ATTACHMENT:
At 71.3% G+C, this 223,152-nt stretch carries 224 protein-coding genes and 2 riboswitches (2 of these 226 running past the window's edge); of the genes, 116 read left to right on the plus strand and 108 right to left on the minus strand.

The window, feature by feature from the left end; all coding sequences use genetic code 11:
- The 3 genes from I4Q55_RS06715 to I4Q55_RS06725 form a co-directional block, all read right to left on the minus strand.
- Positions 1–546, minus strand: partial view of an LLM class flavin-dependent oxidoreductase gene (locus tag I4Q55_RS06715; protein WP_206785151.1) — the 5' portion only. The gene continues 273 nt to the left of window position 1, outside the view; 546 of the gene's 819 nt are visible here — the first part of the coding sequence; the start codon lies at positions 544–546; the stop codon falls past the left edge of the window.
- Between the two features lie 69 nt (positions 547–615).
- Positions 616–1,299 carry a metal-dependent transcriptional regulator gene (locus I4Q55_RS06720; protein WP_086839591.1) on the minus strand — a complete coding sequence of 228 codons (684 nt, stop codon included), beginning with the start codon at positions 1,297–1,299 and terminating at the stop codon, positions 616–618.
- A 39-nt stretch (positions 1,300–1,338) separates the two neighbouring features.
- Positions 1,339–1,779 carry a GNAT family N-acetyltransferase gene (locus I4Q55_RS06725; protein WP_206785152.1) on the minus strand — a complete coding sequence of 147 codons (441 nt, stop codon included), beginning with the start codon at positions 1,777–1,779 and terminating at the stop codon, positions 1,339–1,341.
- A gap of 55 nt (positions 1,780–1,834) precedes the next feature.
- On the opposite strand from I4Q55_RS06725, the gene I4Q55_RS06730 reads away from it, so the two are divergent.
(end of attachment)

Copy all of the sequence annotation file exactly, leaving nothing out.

At 71.3% G+C, this 223,152-nt stretch carries 224 protein-coding genes and 2 riboswitches (2 of these 226 running past the window's edge); of the genes, 116 read left to right on the plus strand and 108 right to left on the minus strand.

The window, feature by feature from the left end; all coding sequences use genetic code 11:
- The 3 genes from I4Q55_RS06715 to I4Q55_RS06725 form a co-directional block, all read right to left on the minus strand.
- Positions 1–546, minus strand: partial view of an LLM class flavin-dependent oxidoreductase gene (locus tag I4Q55_RS06715; protein WP_206785151.1) — the 5' portion only. The gene continues 273 nt to the left of window position 1, outside the view; 546 of the gene's 819 nt are visible here — the first part of the coding sequence; the start codon lies at positions 544–546; the stop codon falls past the left edge of the window.
- Between the two features lie 69 nt (positions 547–615).
- Positions 616–1,299 carry a metal-dependent transcriptional regulator gene (locus I4Q55_RS06720; protein WP_086839591.1) on the minus strand — a complete coding sequence of 228 codons (684 nt, stop codon included), beginning with the start codon at positions 1,297–1,299 and terminating at the stop codon, positions 616–618.
- A 39-nt stretch (positions 1,300–1,338) separates the two neighbouring features.
- Positions 1,339–1,779 carry a GNAT family N-acetyltransferase gene (locus I4Q55_RS06725; protein WP_206785152.1) on the minus strand — a complete coding sequence of 147 codons (441 nt, stop codon included), beginning with the start codon at positions 1,777–1,779 and terminating at the stop codon, positions 1,339–1,341.
- A gap of 55 nt (positions 1,780–1,834) precedes the next feature.
- On the opposite strand from I4Q55_RS06725, the gene I4Q55_RS06730 reads away from it, so the two are divergent.